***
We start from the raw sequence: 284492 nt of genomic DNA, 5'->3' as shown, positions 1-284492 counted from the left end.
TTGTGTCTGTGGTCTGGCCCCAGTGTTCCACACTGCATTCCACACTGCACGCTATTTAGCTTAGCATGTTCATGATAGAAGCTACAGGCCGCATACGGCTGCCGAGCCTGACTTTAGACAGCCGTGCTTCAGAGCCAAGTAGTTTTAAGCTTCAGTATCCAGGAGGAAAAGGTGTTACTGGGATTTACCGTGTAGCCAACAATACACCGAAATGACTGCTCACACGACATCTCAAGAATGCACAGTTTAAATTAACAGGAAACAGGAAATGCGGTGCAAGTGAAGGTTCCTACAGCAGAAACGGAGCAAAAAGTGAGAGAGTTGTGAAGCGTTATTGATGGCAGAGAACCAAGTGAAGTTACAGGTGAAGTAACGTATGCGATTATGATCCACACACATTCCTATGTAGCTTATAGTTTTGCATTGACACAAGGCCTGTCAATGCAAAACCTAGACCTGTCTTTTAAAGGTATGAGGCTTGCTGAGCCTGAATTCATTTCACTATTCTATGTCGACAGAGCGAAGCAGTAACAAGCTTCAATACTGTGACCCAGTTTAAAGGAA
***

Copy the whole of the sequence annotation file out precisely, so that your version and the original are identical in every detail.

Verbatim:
We start from the raw sequence: 284492 nt of genomic DNA, 5'->3' as shown, positions 1-284492 counted from the left end.
TTGTGTCTGTGGTCTGGCCCCAGTGTTCCACACTGCATTCCACACTGCACGCTATTTAGCTTAGCATGTTCATGATAGAAGCTACAGGCCGCATACGGCTGCCGAGCCTGACTTTAGACAGCCGTGCTTCAGAGCCAAGTAGTTTTAAGCTTCAGTATCCAGGAGGAAAAGGTGTTACTGGGATTTACCGTGTAGCCAACAATACACCGAAATGACTGCTCACACGACATCTCAAGAATGCACAGTTTAAATTAACAGGAAACAGGAAATGCGGTGCAAGTGAAGGTTCCTACAGCAGAAACGGAGCAAAAAGTGAGAGAGTTGTGAAGCGTTATTGATGGCAGAGAACCAAGTGAAGTTACAGGTGAAGTAACGTATGCGATTATGATCCACACACATTCCTATGTAGCTTATAGTTTTGCATTGACACAAGGCCTGTCAATGCAAAACCTAGACCTGTCTTTTAAAGGTATGAGGCTTGCTGAGCCTGAATTCATTTCACTATTCTATGTCGACAGAGCGAAGCAGTAACAAGCTTCAATACTGTGACCCAGTTTAAAGGAA